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I know this is a stupid question but I want to know what the meaning means in simple terms for each sequence below.

\[0-7]{1,3} 

the sequence of characters matching the regular expression is a character in octal notation

\x[0-9A-Fa-f]{1,2}

the sequence of characters matching the regular expression is a character in hexadecimal notation

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2  
Do you know what regular expressions are? Also, neither regex is correct. –  Rafe Kettler Jun 21 '11 at 15:23
    
What exactly do you want to know now? What the expressions are doing? Or what the sentences mean? –  Felix Kling Jun 21 '11 at 15:24
2  
@rudi @Rafe Why all the condescension? He wants to know what the sentences mean, which is a fair question. The examples come straight from the PHP manual –  Pekka 웃 Jun 21 '11 at 15:24
    
I'm not a regex guru, but the first example is plain wrong, though, isn't it? Seeing as not every number starting with 0-7 is necessarily an octal number? Am I not seeing something? –  Pekka 웃 Jun 21 '11 at 15:27
    
@Pekka: As far as I can see this shouldn't be regex, just "a kind of". It just takes the character-group- ([]) and quantifier- ({a,b}) -notation, thats all. –  KingCrunch Jun 21 '11 at 15:32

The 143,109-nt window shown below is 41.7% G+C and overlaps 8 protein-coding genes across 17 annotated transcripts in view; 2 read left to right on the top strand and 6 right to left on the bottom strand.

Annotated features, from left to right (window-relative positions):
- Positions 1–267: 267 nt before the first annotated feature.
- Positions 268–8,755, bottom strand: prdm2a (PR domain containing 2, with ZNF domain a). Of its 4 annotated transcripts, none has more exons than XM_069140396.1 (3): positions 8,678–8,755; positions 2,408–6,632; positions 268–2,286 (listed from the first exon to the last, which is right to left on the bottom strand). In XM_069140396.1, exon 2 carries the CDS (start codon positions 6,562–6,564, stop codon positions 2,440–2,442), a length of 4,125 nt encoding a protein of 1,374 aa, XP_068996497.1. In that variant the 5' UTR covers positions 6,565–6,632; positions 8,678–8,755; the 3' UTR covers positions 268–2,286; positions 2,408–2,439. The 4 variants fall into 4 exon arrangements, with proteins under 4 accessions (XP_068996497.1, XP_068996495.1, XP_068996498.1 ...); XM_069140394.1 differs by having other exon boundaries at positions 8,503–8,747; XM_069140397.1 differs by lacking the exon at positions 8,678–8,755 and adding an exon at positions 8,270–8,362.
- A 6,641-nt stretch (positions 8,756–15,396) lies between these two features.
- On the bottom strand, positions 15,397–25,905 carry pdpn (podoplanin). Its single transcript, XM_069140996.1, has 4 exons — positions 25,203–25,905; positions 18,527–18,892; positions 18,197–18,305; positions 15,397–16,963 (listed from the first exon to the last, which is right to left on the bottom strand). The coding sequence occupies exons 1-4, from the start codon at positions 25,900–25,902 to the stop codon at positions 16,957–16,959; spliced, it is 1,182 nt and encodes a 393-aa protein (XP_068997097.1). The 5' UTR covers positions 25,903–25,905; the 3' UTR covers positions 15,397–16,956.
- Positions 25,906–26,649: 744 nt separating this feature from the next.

3 Answers 3

up vote 4 down vote accepted

It means that if you have a string like "foo bar \041", \041 will be treated as octal representation of a character. Similar for the hexadecimal sequence.

The regular expressions define the structure the character sequences have to follow in order to be interpreted as octal or hex representation:

  • For octal: a slash \ followed by one to three digits between 0 and 7.
  • For hex: a slash \ followed by x followed by one or two characters which can be either digits or upper or lower case letters.

Have a look at the ASCII table to see each character's octal and hexadecimal equivalent.

For example:

echo "\064\062"; // echos 42

In hex:

echo "\x52\x50";
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Those two regular expressions define the way the number should be formatted. The [0-7] means to allow all digits between zero and seven, and the {1,3} after it means that that there may be between one and three of those digits.

Similarly in the second regular expression, [0-9A-Fa-f] means all the numbers between zero and nine, all the uppercase letters between A and F, and all the lowercase letters between a and f. The {1,2} means that there must be one or two of those digits/letters.

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You are forgetting about the leading \ or \x –  Carlos Campderrós Jun 21 '11 at 15:36

there is a problem with your regex, it won't test a string properly because you don't have ^ in the beginning and $ in the end, but never mind that.

ok, the first one is

match range 0-7 one 1 to 3 charcters

second one is

match range 0-9 AND A-F (capital) AND a-f(small) 1 to 2 charcters 

The x in the second one is probably a mistake...

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You might want to read the other answers and the comment below the question. –  jeroen Jun 21 '11 at 15:38
    
ah... I didn't think much about the \... so there should be an X in the other one as well? –  fingerman Jun 21 '11 at 15:45

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